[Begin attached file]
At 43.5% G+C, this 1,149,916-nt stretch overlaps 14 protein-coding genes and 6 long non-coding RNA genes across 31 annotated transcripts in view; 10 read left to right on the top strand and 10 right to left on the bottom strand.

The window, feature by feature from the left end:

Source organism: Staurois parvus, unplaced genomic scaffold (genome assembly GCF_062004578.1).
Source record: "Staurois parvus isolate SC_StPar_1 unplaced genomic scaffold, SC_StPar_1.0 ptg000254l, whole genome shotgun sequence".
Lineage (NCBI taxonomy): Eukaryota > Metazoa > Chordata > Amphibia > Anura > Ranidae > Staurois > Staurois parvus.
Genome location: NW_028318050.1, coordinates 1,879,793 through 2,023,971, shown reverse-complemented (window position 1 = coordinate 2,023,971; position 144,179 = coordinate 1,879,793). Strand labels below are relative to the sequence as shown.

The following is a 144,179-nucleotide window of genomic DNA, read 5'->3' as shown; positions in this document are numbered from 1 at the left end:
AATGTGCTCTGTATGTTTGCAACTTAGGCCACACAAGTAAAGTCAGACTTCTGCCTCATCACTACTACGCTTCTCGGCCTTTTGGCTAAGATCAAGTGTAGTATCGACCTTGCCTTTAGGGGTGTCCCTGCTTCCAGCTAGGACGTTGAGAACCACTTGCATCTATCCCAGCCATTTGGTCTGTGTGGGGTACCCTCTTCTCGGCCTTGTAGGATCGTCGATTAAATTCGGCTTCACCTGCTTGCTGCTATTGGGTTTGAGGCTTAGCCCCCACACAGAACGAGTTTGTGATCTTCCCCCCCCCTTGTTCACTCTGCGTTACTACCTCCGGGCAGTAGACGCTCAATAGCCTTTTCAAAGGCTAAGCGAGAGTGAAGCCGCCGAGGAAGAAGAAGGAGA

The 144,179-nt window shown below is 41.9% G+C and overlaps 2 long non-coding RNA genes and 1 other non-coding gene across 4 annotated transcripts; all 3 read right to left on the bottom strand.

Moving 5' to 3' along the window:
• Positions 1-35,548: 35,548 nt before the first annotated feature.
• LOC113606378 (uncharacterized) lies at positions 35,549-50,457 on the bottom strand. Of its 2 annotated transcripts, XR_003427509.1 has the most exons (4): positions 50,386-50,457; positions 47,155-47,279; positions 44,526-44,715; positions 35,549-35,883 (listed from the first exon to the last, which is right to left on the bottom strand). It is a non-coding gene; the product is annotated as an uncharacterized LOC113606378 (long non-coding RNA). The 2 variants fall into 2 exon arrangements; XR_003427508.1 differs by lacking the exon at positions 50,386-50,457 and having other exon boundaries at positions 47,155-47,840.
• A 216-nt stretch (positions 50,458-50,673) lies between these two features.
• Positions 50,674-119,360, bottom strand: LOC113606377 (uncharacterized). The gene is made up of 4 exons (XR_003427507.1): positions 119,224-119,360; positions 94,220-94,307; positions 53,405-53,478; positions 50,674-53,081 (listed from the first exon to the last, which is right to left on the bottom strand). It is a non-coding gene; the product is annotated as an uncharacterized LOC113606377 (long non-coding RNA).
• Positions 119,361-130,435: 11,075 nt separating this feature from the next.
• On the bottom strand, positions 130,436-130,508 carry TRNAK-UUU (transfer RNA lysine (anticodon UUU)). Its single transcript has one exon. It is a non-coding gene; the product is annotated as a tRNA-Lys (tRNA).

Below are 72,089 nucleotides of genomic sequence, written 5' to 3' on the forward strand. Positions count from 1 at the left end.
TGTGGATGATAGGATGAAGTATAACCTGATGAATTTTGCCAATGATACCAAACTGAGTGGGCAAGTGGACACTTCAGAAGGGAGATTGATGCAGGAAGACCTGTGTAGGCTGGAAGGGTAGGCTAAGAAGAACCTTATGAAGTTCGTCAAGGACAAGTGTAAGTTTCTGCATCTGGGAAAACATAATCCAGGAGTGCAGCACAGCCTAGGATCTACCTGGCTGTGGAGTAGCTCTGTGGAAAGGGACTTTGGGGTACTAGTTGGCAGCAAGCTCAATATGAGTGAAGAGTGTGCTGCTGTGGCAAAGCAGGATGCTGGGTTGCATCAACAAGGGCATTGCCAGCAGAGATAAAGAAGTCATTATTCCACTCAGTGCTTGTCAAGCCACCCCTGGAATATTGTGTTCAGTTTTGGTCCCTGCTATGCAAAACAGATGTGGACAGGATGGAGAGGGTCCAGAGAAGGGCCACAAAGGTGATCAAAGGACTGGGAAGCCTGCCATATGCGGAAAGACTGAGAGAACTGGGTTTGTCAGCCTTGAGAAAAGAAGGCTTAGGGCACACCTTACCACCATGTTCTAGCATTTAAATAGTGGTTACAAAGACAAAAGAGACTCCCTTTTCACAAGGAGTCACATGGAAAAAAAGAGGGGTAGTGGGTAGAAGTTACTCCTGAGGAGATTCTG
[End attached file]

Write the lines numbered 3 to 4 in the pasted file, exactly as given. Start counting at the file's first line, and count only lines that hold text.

Source organism: Staurois parvus, unplaced genomic scaffold (genome assembly GCF_062004578.1).
Source record: "Staurois parvus isolate SC_StPar_1 unplaced genomic scaffold, SC_StPar_1.0 ptg000254l, whole genome shotgun sequence".